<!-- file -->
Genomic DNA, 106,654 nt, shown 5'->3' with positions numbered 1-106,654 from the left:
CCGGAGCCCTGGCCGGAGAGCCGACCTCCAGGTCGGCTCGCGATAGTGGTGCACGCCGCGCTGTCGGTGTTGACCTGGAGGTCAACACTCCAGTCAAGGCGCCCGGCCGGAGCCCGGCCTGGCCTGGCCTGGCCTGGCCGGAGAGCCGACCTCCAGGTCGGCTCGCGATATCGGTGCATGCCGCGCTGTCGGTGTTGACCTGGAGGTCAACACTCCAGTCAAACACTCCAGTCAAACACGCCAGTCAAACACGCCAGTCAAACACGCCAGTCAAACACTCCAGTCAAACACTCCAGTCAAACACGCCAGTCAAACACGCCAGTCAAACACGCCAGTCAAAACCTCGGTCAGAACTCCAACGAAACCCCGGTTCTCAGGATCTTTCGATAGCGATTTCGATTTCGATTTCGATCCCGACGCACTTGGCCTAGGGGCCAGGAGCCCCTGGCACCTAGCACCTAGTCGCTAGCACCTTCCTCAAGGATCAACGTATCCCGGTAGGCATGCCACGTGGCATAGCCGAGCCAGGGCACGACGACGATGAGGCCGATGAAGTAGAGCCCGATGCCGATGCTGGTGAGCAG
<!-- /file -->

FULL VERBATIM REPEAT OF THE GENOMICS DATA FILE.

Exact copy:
Genomic DNA, 106,654 nt, shown 5'->3' with positions numbered 1-106,654 from the left:
CCGGAGCCCTGGCCGGAGAGCCGACCTCCAGGTCGGCTCGCGATAGTGGTGCACGCCGCGCTGTCGGTGTTGACCTGGAGGTCAACACTCCAGTCAAGGCGCCCGGCCGGAGCCCGGCCTGGCCTGGCCTGGCCTGGCCGGAGAGCCGACCTCCAGGTCGGCTCGCGATATCGGTGCATGCCGCGCTGTCGGTGTTGACCTGGAGGTCAACACTCCAGTCAAACACTCCAGTCAAACACGCCAGTCAAACACGCCAGTCAAACACGCCAGTCAAACACTCCAGTCAAACACTCCAGTCAAACACGCCAGTCAAACACGCCAGTCAAACACGCCAGTCAAAACCTCGGTCAGAACTCCAACGAAACCCCGGTTCTCAGGATCTTTCGATAGCGATTTCGATTTCGATTTCGATCCCGACGCACTTGGCCTAGGGGCCAGGAGCCCCTGGCACCTAGCACCTAGTCGCTAGCACCTTCCTCAAGGATCAACGTATCCCGGTAGGCATGCCACGTGGCATAGCCGAGCCAGGGCACGACGACGATGAGGCCGATGAAGTAGAGCCCGATGCCGATGCTGGTGAGCAG